|A map of the USA demonstrating the four colour theorem. (Photo credit: Wikipedia)|
Recently, as a community ambassador for ANU Student Equity, I took to a local secondary school to talk maths with a small group of students.
The goal? To give them an enjoyable mathematical experience and a glimpse at what maths is all about.
I started by asking them what they thought about maths.
The response was that they didn’t much care for sums - a calculator was more likely to pursue such a career. I knew I had to snap this misconception that “maths” was another way to say “dull arithmetic” and I had to do it fast - iPhones were starting to appear under the desks.
A colouring exercise
“Draw a map of Australia,” I told them. “Outline the states, and then colour the states in. Oh, but don’t let any two adjacent states be the same colour - it wouldn’t look very nice.” They coloured happily, naively thinking themselves free of having to do any maths.
After walking around the classroom admiring their handiwork, I asked them the following question:
What is the least number of colours needed to colour in Australia this way?They were pretty quick here, even though some had gone mad with the visible spectrum whereas others had been a bit more conservative. After a short amount of time, the class agreed on the answer as three:
I congratulated them on their work before giving them the following two exercises.
1. Invent a country (with states) where the minimal number of colours needed is four. Swap with a classmate and get them to colour it in.
2. Invent another country where the minimal number of colours needed is five. Swap your map with a classmate and get them to colour it in.
Well, the students had a blast creating and naming their own countries. They challenged their friends in the first exercise, as the way to colour was not always obvious.
The following is the simplest example of a map that requires four colours:
The second exercise went exactly as I had hoped. There was some conflict: it turned out that even though the minimal number of colours was intended to be five, students were colouring in the maps correctly using only four.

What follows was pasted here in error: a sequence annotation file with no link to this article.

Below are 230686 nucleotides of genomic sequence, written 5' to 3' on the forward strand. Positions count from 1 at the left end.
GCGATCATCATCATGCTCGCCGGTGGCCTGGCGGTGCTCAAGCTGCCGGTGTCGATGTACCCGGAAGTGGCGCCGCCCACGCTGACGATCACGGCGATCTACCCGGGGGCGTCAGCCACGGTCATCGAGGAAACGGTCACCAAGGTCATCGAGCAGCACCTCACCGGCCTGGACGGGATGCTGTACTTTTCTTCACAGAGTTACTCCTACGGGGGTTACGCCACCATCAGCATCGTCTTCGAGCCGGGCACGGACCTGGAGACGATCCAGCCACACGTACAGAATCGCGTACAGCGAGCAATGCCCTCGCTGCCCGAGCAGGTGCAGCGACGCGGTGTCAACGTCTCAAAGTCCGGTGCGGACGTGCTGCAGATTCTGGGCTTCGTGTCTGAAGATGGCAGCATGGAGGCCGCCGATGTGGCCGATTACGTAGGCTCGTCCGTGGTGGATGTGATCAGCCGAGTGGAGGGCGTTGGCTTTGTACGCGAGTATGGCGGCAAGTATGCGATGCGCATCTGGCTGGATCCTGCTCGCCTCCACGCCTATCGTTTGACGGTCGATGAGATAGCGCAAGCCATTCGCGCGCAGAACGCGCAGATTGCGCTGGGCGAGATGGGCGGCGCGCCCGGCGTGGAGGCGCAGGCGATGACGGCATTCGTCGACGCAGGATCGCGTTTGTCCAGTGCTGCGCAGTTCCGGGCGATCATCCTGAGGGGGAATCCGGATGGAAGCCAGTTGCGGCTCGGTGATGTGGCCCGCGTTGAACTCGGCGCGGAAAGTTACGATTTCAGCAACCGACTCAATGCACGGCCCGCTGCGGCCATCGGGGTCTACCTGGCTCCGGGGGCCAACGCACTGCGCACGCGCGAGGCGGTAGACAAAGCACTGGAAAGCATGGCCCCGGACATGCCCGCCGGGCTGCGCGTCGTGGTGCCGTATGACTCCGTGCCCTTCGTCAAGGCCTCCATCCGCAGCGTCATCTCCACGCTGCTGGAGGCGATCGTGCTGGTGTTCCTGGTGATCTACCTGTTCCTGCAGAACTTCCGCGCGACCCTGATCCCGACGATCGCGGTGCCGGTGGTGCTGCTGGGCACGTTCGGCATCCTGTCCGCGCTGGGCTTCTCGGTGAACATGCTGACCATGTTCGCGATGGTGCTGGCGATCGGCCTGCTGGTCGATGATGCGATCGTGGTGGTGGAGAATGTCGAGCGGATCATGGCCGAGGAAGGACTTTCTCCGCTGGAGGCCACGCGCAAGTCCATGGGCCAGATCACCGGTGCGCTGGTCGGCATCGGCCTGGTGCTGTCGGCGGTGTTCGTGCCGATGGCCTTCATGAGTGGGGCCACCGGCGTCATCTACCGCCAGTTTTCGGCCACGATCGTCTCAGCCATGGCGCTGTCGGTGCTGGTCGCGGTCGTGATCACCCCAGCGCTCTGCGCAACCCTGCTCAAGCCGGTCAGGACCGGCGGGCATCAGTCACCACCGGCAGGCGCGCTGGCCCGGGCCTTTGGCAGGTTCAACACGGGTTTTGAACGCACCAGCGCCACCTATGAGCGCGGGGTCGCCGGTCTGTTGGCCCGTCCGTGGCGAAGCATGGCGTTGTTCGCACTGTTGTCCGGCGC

One by one, we drew up each student’s map on the board and took turns showing that, in fact, each of them could be filled correctly using only four colours. Madness! I let them have another failed attempt, before letting them in on a well known mathematical theorem.
The four colour theorem
You never need more than four colours to colour in the regions of a map, such that any two adjacent regions are differently coloured.
We also have to stipulate that adjacent regions are those that share an edge, so regions that meet at a point are not deemed to be adjacent.
“This is probably the first example of real mathematics you’ve ever seen,” I told them. “Maths is about ideas, not arithmetic.” They wanted to know a bit more about it.
We talked about how, in 1852, a mathematician called Francis Guthrie was colouring in the different counties of England, and noticed that only four colours were needed. He wrote this in a letter to his brother Frederick, who passed it on to another mathematician.
For over a century, different mathematicians would fail in their attempts to prove the four colour theorem. But in 1976, Kenneth Appel and Wolfgang Haken finally succeeded.
Upon asking the students how one might prove this mighty theorem, there was a suggestion we could draw every possible map and then colour them in using only four colours.
I shut them down quickly with the following fact: there are infinitely possible maps. So how did they prove it?
The idea behind the proof
The four colour theorem serves as the first major mathematical theorem to be proved using a computer. Of course, there are some stunning ideas behind the computation.
To show that there are no maps that need more than four colours, Appel and Haken turned to reductio ad absurdum (reduction to absurdity), the greatest weapon the mathematician has. Here’s how it works:
If we want to prove that something is true, we instead assume that it is false and show that the rest of maths goes bad. That is, by assuming falsity, we encounter contradictions to already known truths. This tells us that our original assumption is incorrect, and that what we want to prove must be true.
Appel and Haken used this idea as follows. They assumed to the contrary, that there was some map out there which required more than four colours. They then showed that this rogue map was not allowed to contain within it one of 1,936 special, smaller maps.
Appel and Haken then showed that any map has to contain one of these special smaller maps and so appeared the contradiction.
There was a lot of checking to be done in the proof, so Appel and Haken wrote a computer program to do most of the working. As such, the four colour theorem was the first major mathematical theorem to be proved using a computer.
The computer plays the biggest role in the proof and so there were concerns about the truth of this theorem, as it’s essentially impossible to verify by hand. As such, there were many sceptics.
In 1975, as an April Fool’s joke, the American mathematics writer Martin Gardner spread around a proposed counterexample to the four colour theorem. It took 24 years (and a lot of computer time) to show that only four colours were needed.
Even today, despite enjoying widespread academic acceptance, there are still sceptics who doubt the four colour theorem.
Can you come up with a counter-example?
Adrian Dudek does not work for, consult to, own shares in or receive funding from any company or organisation that would benefit from this article, and has no relevant affiliations.
This article was originally published at The Conversation. Read the original article.